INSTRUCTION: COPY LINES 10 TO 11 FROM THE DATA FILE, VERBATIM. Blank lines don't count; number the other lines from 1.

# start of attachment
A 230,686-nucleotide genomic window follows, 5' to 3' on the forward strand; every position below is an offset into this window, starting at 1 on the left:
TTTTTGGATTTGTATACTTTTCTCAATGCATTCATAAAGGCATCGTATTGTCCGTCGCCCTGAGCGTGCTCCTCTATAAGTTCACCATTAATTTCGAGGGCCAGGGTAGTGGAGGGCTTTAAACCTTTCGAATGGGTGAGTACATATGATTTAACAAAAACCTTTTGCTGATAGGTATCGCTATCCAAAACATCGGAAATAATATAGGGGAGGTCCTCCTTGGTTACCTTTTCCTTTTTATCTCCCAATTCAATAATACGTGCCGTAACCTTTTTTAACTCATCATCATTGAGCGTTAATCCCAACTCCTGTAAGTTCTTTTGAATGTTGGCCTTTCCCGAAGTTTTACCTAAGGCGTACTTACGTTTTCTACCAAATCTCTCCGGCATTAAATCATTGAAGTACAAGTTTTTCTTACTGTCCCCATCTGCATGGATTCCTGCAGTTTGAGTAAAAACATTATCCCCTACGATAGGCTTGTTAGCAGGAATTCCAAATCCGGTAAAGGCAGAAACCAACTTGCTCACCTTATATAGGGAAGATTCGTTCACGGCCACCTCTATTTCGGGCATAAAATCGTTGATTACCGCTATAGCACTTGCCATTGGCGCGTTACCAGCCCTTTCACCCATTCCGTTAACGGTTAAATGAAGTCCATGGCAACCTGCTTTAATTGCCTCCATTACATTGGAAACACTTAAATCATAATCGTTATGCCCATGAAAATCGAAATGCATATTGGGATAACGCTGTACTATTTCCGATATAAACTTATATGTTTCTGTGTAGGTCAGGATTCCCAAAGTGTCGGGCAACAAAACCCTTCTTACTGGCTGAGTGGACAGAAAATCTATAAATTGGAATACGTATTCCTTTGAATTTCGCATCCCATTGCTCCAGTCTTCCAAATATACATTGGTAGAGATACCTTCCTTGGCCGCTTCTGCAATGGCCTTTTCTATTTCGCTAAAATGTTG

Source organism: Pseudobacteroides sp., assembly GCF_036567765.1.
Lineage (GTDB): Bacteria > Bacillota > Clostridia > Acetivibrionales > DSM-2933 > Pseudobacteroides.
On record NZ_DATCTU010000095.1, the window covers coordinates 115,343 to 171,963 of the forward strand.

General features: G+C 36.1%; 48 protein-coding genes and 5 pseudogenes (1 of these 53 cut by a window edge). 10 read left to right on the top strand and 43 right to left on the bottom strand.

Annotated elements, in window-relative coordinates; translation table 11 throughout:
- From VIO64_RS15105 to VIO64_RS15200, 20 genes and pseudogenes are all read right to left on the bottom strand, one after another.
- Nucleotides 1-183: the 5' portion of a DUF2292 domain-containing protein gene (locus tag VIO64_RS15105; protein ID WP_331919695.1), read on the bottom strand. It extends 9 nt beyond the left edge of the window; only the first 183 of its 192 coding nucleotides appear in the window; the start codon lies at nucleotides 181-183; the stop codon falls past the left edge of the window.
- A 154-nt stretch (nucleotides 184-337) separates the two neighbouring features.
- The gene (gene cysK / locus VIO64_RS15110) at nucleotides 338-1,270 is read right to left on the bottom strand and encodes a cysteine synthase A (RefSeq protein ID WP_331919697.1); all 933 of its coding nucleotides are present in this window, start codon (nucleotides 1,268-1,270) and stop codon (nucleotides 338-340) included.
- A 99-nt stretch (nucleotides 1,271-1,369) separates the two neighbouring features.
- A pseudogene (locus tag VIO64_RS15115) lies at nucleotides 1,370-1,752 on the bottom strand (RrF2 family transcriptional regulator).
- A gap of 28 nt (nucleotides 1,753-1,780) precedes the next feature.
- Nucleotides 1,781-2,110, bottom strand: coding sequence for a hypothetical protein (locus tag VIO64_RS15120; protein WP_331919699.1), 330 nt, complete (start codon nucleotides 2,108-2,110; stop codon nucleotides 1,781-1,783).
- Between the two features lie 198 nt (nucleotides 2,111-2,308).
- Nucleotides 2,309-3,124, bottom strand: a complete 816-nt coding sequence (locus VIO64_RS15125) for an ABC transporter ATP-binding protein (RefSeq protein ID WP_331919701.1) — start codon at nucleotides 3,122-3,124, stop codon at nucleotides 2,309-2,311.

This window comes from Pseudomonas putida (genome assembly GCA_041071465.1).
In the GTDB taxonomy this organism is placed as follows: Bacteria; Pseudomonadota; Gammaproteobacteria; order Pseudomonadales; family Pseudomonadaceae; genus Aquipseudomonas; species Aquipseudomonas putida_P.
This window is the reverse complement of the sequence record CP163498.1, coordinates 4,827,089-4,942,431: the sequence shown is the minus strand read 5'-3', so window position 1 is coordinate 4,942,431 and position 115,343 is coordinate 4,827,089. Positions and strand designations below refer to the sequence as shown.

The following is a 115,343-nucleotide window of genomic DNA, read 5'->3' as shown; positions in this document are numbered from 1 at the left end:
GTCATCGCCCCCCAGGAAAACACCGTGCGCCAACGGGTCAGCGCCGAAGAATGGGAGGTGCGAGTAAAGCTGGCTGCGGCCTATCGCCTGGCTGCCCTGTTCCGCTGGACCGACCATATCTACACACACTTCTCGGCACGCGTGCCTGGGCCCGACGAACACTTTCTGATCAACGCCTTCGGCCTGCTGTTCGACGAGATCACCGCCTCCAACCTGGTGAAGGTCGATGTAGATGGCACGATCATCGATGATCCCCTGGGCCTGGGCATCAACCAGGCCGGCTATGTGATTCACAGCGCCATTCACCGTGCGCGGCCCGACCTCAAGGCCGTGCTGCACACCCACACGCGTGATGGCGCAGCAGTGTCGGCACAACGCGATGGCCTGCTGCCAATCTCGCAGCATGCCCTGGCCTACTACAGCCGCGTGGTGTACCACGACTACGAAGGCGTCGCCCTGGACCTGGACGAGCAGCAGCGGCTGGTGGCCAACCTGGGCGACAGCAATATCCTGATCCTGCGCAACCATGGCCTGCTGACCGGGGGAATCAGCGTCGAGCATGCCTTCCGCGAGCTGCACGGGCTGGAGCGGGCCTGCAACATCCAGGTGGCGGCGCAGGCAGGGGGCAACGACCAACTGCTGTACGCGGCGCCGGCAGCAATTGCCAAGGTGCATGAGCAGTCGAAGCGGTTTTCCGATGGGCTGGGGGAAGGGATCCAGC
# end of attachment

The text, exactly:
- A 154-nt stretch (nucleotides 184-337) separates the two neighbouring features.
- The gene (gene cysK / locus VIO64_RS15110) at nucleotides 338-1,270 is read right to left on the bottom strand and encodes a cysteine synthase A (RefSeq protein ID WP_331919697.1); all 933 of its coding nucleotides are present in this window, start codon (nucleotides 1,268-1,270) and stop codon (nucleotides 338-340) included.